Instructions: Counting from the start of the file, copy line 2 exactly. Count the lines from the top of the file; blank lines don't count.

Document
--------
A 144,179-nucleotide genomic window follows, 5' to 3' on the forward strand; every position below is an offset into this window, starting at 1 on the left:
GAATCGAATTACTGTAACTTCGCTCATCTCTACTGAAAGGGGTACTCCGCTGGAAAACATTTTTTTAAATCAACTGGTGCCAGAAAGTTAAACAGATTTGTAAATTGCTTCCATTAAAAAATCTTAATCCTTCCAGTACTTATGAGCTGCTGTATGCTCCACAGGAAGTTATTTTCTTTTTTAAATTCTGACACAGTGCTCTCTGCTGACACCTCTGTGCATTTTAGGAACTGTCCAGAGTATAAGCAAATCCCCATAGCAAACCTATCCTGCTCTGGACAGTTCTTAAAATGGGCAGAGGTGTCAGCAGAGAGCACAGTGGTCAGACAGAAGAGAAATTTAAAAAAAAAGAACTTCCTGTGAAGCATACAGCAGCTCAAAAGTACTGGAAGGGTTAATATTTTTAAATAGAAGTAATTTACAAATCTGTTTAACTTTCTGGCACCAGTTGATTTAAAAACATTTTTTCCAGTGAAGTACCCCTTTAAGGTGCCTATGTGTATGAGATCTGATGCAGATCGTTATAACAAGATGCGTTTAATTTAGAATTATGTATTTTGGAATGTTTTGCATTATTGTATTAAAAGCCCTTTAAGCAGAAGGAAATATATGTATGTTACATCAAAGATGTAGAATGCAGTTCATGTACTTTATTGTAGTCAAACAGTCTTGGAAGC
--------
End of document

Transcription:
GAATCGAATTACTGTAACTTCGCTCATCTCTACTGAAAGGGGTACTCCGCTGGAAAACATTTTTTTAAATCAACTGGTGCCAGAAAGTTAAACAGATTTGTAAATTGCTTCCATTAAAAAATCTTAATCCTTCCAGTACTTATGAGCTGCTGTATGCTCCACAGGAAGTTATTTTCTTTTTTAAATTCTGACACAGTGCTCTCTGCTGACACCTCTGTGCATTTTAGGAACTGTCCAGAGTATAAGCAAATCCCCATAGCAAACCTATCCTGCTCTGGACAGTTCTTAAAATGGGCAGAGGTGTCAGCAGAGAGCACAGTGGTCAGACAGAAGAGAAATTTAAAAAAAAAGAACTTCCTGTGAAGCATACAGCAGCTCAAAAGTACTGGAAGGGTTAATATTTTTAAATAGAAGTAATTTACAAATCTGTTTAACTTTCTGGCACCAGTTGATTTAAAAACATTTTTTCCAGTGAAGTACCCCTTTAAGGTGCCTATGTGTATGAGATCTGATGCAGATCGTTATAACAAGATGCGTTTAATTTAGAATTATGTATTTTGGAATGTTTTGCATTATTGTATTAAAAGCCCTTTAAGCAGAAGGAAATATATGTATGTTACATCAAAGATGTAGAATGCAGTTCATGTACTTTATTGTAGTCAAACAGTCTTGGAAGC